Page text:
Re: A question and introduction
|From:||Rune Haugseng <haugrune@...>|
|Date:||Saturday, June 15, 2002, 9:25|
On Friday 14 June 2002 20:28, Andy Canivet wrote:
> So, "I don't see a house" (or even "I see no house") implies that I
> probably see nothing at all of any interest, and certainly not a house.
> If I say "I see a non-house" it seems, to a native English speaker, that I
> certainly don't see a house, but that I do see an object (and following the
> lojban thread from yesterday, that this object is probably near enough to a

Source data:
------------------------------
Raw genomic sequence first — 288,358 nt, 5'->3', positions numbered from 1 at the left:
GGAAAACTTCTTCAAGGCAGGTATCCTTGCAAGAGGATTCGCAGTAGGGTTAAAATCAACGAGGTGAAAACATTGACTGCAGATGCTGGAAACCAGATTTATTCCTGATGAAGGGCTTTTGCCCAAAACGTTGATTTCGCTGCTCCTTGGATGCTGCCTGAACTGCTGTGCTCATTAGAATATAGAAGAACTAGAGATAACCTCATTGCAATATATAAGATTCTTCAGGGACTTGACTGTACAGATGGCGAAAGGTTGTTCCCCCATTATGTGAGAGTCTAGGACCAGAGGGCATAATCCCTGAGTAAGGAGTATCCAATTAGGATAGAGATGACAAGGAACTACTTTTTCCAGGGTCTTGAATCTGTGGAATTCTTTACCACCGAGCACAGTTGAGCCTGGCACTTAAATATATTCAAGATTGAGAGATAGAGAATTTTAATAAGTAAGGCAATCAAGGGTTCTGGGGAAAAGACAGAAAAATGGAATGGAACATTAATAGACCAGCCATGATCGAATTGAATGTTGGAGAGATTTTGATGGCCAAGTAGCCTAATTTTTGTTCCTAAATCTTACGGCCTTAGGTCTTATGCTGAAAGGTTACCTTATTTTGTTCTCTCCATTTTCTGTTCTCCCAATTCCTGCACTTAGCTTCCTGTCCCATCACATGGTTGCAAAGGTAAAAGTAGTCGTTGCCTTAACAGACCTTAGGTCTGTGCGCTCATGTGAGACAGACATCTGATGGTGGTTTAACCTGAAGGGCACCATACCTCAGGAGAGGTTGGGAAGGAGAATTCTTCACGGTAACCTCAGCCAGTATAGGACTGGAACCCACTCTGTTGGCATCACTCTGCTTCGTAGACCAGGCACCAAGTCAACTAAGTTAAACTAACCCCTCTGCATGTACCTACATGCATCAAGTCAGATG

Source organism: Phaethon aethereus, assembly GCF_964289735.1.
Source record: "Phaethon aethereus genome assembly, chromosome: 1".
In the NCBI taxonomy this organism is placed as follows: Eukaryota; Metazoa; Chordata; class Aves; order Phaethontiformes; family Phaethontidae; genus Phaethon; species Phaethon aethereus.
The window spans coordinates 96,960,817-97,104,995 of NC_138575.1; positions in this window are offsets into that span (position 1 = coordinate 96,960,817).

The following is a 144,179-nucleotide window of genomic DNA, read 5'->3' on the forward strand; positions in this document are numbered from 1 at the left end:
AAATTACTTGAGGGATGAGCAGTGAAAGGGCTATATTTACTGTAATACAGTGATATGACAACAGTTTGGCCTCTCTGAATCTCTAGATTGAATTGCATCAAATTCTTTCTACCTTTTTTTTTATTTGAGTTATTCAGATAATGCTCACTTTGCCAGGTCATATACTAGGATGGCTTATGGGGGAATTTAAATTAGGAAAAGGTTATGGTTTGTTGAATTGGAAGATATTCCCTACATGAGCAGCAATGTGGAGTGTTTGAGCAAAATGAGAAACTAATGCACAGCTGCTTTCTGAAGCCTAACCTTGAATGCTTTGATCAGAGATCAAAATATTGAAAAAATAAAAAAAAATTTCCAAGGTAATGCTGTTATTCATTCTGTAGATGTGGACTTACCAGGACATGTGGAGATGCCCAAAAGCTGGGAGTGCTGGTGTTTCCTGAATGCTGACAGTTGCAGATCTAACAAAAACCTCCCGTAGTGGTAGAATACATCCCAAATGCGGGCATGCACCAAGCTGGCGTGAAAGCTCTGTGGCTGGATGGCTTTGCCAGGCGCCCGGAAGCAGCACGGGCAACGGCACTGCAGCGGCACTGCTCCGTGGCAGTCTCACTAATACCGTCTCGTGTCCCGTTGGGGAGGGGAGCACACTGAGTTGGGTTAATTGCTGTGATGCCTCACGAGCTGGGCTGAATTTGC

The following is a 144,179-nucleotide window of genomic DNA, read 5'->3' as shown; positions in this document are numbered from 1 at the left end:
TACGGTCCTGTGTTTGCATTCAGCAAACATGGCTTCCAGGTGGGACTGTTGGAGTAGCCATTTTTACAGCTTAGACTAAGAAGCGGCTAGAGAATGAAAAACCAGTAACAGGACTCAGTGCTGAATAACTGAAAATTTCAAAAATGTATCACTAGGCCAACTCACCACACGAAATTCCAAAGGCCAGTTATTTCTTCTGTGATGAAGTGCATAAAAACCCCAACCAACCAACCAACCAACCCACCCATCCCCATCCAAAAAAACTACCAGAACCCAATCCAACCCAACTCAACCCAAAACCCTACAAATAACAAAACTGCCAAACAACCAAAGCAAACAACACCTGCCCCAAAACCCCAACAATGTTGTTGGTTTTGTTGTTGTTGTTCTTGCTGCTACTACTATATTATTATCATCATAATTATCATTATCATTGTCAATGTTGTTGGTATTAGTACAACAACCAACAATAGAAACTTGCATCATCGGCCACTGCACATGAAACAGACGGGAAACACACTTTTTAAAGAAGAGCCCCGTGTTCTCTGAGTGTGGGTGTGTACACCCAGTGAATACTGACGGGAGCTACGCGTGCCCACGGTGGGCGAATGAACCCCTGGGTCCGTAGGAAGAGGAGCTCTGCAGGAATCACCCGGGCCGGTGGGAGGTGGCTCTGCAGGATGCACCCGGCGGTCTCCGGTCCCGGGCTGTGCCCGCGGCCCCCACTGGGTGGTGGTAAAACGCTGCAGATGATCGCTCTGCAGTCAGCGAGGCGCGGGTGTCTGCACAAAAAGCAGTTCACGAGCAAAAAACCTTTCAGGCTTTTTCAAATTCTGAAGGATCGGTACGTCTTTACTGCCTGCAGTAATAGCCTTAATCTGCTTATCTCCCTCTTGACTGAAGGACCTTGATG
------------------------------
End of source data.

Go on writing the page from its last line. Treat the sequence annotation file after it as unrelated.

> house for me to be described in terms of houses, even though it isn't one -
> "I see an ersatz house" or "I see a house shaped thing")
> Let's say you have a natlang "Splink" that typically negates nouns instead
> of verbs - does Splink's regular kind of negation mean the first kind above
> (no house, and no object), or the second kind (an object but not a house)?
> In other words - does it depend on the language or is there a primary
> "concept" of negation, regardless of how it is grammaticised in a
My conlang Kemata marks negation on nouns (and pronouns), and makes a
distinction between these two:
I don't see a house.
I see no house (but something else).
In the first case, the negation is marked on the subject, while in the
second it is marked on the object.